Williams had once lived with her mother, but left because the mother did not approve of Williams' boyfriend, the father of her four youngest children, Pagano said. Williams then went to live with a church friend, but was thrown out after a dispute about religion.
Left to roam the streets with her four children, and pregnant with the twins, she slept one night in the lobby of the city's Department of Human Services in search of help, Pagano said.
She ended up at a shelter run by Travelers Aid Family Services of Philadelphia in September, and gave birth Oct. 22. The twins were sent home on Oct. 25, along with information about food stamps and a car seat program, and advice on their feeding and sleeping needs.
But Pagano questioned how much Williams understood, given what he called her IQ of 65.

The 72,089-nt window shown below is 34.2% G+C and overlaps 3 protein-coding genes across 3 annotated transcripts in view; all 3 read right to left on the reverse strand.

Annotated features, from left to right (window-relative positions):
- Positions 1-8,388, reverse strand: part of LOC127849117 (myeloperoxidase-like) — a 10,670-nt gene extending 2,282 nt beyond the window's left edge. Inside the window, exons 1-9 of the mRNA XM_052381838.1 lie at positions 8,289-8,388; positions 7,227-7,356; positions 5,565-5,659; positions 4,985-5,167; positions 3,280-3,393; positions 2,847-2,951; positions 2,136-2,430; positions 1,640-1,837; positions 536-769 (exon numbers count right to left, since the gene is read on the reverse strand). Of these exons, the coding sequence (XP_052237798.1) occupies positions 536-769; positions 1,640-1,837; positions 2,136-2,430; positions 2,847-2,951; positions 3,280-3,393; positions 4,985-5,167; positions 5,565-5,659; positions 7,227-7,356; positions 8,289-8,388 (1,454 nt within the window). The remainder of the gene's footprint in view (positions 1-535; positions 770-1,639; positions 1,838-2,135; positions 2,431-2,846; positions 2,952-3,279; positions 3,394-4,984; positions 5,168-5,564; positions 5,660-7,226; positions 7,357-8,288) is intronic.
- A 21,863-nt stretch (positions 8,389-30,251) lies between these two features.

Common Pleas Judge M. Teresa Sarmina, though, questioned the relevance of that finding, given Williams' apparently cogent statements to police about her hopes and dreams, her parenting efforts and her enjoyment of a job she once held at a day care center.
"At this moment, I don't understand why IQ is relevant," Sarmina said in a pretrial hearing earlier Thursday.
Williams has been in prison for two years, and her children have been removed from her custody.
Lutheran Children and Family Service, which provided social services at the shelter, terminated two case workers after Quasir's death, but no one else has faced criminal charges.
The case has echoes of the 2006 starvation death of another child under the city's watch, a 14-year-old disabled teen named Danieal Kelly. Her family's case workers skipped home visits altogether, while the owner of a contract firm hired to coordinate services for Danieal and her eight siblings forged documents after she died. They are serving long prison terms for defrauding the city.